In the summertime, we also throw it out if it is too hot. A couple of years ago we added a truck scale. That was really eye-opening for us. It has been a good measurement tool.

How will you gain the next 10 pounds of production?

Block: We strive to get those extra pounds of milk by doing things on time, every time, and I can’t emphasize that enough. That applies to the guys in the parlor and feeding. Do everything you can do to increase feed quality, and that means getting the agronomist and nutritionist in the same room.

We meet together because there are a lot of things that have to come together there. Our goal is to feed that cow the same consistent ration 12 months of the year.

Natzke: We want to reduce the cost per hundredweight of producing milk. Ratios are not a good economic indicator but a useful metric. When we look at cost, we look at the cost to produce a hundredweight and the margin leftover earnings at the end of the year.

Maximizing feed efficiency should never be the goal, as it would cost too much to achieve this. We also focus on solid feeding protocols with minimal variation, and we use our nutritionist to research feeds and byproducts to find out what is the best to feed.

What lessons about feeding have you learned along the way?

Block: In the beginning, we did not have enough feed space. It became a back-and-forth swing of constantly adjusting the percentage in the ration as we would run short of haylage in the spring and corn silage in the fall.

As I stand here, I can tell you that we will not run out of last year’s corn silage, and that is by design. It is that important. The other mistake we made was being slow to concentrate on cow comfort and hoof health. At one time, we had mattresses and sawdust.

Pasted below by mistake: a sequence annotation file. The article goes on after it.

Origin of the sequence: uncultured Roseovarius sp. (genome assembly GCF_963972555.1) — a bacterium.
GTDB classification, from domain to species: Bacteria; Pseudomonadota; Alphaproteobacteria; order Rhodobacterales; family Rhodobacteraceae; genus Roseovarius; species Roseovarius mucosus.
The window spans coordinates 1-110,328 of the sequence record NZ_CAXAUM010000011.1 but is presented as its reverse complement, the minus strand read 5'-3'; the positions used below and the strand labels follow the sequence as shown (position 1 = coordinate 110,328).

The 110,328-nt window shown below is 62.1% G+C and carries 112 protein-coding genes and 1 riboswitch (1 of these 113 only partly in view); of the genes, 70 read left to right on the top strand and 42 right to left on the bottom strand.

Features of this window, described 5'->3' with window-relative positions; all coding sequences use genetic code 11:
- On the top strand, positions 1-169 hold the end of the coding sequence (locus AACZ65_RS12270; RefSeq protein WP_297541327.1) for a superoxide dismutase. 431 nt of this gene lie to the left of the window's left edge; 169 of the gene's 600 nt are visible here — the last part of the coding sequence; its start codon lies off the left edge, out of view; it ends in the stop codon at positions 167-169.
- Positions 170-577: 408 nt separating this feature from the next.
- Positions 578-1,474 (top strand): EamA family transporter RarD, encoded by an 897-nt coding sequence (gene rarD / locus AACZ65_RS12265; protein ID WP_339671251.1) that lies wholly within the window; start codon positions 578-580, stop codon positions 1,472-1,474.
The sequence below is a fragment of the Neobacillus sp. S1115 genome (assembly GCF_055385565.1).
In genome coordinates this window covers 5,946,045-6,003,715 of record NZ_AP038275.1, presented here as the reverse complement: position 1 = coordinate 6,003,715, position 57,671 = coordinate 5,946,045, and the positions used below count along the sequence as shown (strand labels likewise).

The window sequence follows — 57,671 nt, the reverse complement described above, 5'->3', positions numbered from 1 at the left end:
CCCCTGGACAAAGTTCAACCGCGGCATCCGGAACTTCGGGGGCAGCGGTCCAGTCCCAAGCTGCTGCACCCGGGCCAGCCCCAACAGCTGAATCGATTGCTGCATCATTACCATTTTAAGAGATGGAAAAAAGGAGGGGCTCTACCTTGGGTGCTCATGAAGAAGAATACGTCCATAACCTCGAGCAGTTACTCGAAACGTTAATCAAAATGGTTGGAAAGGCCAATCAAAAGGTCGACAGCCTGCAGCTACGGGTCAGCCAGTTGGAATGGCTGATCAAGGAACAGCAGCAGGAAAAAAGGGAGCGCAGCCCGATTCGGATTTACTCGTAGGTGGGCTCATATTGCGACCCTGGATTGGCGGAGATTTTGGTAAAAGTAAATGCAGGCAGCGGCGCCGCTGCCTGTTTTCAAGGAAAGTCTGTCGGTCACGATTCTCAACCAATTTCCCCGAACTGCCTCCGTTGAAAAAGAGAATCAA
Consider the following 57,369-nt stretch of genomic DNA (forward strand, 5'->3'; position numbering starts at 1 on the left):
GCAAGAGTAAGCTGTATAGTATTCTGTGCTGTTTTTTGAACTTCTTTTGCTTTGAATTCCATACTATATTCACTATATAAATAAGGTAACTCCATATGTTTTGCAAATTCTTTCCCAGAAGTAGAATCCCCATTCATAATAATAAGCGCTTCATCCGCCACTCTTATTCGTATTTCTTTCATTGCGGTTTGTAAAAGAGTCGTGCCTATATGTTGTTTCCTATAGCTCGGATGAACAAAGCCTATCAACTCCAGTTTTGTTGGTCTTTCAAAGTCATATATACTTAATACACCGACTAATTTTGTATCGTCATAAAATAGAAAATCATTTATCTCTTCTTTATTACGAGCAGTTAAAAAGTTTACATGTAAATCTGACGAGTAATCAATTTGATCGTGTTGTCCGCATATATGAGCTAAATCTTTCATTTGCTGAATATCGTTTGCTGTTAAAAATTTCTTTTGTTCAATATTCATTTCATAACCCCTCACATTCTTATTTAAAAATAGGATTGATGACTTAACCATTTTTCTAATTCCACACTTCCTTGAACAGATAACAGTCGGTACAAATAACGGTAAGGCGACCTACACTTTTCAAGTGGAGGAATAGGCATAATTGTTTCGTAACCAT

When we switched to a digester and compost bedding, our lay-down rate immediately increased, and I am convinced we probably gained 4 to 6 pounds of milk just from cow comfort. The same thing happened with our breeding program. You just can’t get behind on those things.

Natzke: Don’t feed the “fu-fu dust.” Just because something may be a hot-selling product does not necessarily mean you should feed it. When milk prices were down and we discussed what we could cut, we talked about feed a lot.

That was one area that we said “no” to cutting. We were not going to skimp on nutrition. It still has to be there, and you still have to milk your cows and get your cows bred. It comes full circle.

Where will you be 10 years from now?

Block: I think 10 years from now my brother and I will be senior advisers in our dairy operation, but I am really optimistic for the next generation because of the global food opportunities. I have two sons in agribusiness, and their work is turning more and more international, and that makes me more optimistic for 10 years from now.

Natzke: Our future plans really depend on the land base. Right now, we are at a point where we use all the land that we have for manure. We are almost at the point where we are asking guys to take it or sell it off. Right now, if we added more cows, we would have to purchase more feed. I’d like to be at 2,500 to 3,000 cows, but it depends on land. PD


Peggy Coffeen
Progressive Dairyman